Take a rickety timber shack that has seen better days. Stick some mirrors on it. Add a splash of snazzy lights and a handful of custom electronics. And what do you get? An international art phenomenon, that’s what.
Ladies and gentlemen, we invite you to feast your eyes on Lucid Stead, a desert shelter cum art installation that has caused such a stir that it lends new meaning to the term “cabin fever”.
Phillip K. Smith III bought the humble 70-year-old hut – which sits on five acres of sand punctuated by shrubs – back in 2004. The California native and artist then went on to give the cabin a breath-taking makeover, which he unveiled recently.
On the hut’s exterior, Smith strategically attached reflective panels alternating with the rugged wooden planks of the original structure. He also fitted larger mirrors where the windows and doors would be.
By day, the mirrored planks and panels spectacularly reflect the
surrounding craggy landscape and changes in natural light, making the
shelter seem partly transparent and mirage-like. Stunning.
But the superb spectacle doesn't end there. In the windows and doorway,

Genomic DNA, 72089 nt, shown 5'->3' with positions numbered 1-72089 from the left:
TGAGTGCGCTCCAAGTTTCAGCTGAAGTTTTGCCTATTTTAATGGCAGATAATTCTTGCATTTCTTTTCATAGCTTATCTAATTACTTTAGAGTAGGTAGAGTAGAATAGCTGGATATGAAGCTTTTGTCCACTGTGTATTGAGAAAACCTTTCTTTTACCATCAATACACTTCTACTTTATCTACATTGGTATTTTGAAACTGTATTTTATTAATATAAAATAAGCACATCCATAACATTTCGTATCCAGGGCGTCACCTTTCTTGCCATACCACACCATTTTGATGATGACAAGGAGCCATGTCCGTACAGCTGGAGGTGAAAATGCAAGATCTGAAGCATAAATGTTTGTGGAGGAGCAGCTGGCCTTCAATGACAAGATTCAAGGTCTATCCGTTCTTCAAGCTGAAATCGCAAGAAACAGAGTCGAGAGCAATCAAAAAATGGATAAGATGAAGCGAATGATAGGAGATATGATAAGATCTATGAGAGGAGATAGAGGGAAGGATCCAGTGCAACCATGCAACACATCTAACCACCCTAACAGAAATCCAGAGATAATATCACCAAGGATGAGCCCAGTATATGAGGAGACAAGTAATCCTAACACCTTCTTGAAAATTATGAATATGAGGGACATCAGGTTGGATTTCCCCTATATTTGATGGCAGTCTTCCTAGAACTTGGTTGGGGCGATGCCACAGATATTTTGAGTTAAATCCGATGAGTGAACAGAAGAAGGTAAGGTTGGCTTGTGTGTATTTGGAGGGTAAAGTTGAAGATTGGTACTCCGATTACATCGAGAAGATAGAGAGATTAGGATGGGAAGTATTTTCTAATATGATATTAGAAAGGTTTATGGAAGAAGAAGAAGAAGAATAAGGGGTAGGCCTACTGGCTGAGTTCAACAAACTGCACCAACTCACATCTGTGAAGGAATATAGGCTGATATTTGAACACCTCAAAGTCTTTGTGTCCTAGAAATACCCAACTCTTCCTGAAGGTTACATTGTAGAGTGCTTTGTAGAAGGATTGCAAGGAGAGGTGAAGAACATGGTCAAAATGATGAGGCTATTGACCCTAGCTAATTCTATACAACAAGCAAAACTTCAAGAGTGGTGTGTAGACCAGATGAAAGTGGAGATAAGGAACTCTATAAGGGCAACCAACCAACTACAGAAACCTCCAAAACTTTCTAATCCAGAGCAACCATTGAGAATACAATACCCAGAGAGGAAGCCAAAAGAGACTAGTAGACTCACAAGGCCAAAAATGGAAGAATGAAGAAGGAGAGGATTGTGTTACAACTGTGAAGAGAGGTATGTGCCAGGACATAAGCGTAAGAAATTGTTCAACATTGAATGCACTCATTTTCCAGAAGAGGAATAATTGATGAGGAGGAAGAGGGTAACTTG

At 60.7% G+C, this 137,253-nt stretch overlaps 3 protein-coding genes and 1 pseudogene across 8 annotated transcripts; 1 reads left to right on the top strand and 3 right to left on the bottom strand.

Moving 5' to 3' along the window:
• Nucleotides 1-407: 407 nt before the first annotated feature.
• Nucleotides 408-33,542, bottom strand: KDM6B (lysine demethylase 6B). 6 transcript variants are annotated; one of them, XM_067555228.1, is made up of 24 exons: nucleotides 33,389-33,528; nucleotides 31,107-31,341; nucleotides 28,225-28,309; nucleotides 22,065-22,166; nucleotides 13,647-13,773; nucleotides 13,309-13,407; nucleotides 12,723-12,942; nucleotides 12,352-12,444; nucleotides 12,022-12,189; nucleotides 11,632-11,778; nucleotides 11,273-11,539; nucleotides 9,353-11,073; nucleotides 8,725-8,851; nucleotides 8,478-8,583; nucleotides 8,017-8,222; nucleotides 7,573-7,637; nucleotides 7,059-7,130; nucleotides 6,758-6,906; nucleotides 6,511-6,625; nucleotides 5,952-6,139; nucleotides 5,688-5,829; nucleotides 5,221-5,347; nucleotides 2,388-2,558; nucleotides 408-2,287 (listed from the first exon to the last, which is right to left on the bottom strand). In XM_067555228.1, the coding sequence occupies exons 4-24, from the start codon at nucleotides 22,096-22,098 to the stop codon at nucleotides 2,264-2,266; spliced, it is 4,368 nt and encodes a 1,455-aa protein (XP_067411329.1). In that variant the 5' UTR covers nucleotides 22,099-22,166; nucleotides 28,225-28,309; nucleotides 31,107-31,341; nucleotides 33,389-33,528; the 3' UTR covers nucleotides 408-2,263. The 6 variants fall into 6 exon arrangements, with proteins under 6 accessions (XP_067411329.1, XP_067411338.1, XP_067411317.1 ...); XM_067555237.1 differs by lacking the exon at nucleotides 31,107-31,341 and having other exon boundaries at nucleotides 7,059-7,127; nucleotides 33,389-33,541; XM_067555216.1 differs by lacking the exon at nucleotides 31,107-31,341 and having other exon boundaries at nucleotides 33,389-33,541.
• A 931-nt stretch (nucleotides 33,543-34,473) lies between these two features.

Smith installed computer-controlled lights that switch on automatically
As the evening sky turns pink and the natural light dims, the square and rectangular zones of red, blue, green and orange begin to glow, the vivid disco light colours in strong contrast with the surrounding scenery.
Smith says: “Lucid Stead is about tapping into the quiet and the pace of change of the desert.
“When you slow down and align yourself with the desert, the project begins to unfold before you. It reveals that it is about light and shadow, reflected light, projected light, and change.”
Watch the video below in which Phillip K. Smith III describes his Lucid Stead art installation:
The artist also believes the creation takes a certain commitment to appreciate due to its remote location and requires the beholder to participate and engage with the artwork and the surrounding landscape.
Watch the video below which shows Lucid Stead changing as day turns into night:
Lucid Stead was initially planned as an art project lasting just two days and visited, at best, by just a handful of local spectators.
But such was the originality and mind-boggling brilliance of Smith’s desert-based installation, that it rapidly became an internet sensation and must-see attraction for hundreds of art aficionados who travelled thousands of kilometres to witness Lucid Stead in the flesh.
In the end, the installation remained open to the public for a whole fortnight. Ephemeral beauty at its best.
For more information on Phillip K. Smith III and his artwork, please visit his website: http://pks3.com/contact.html.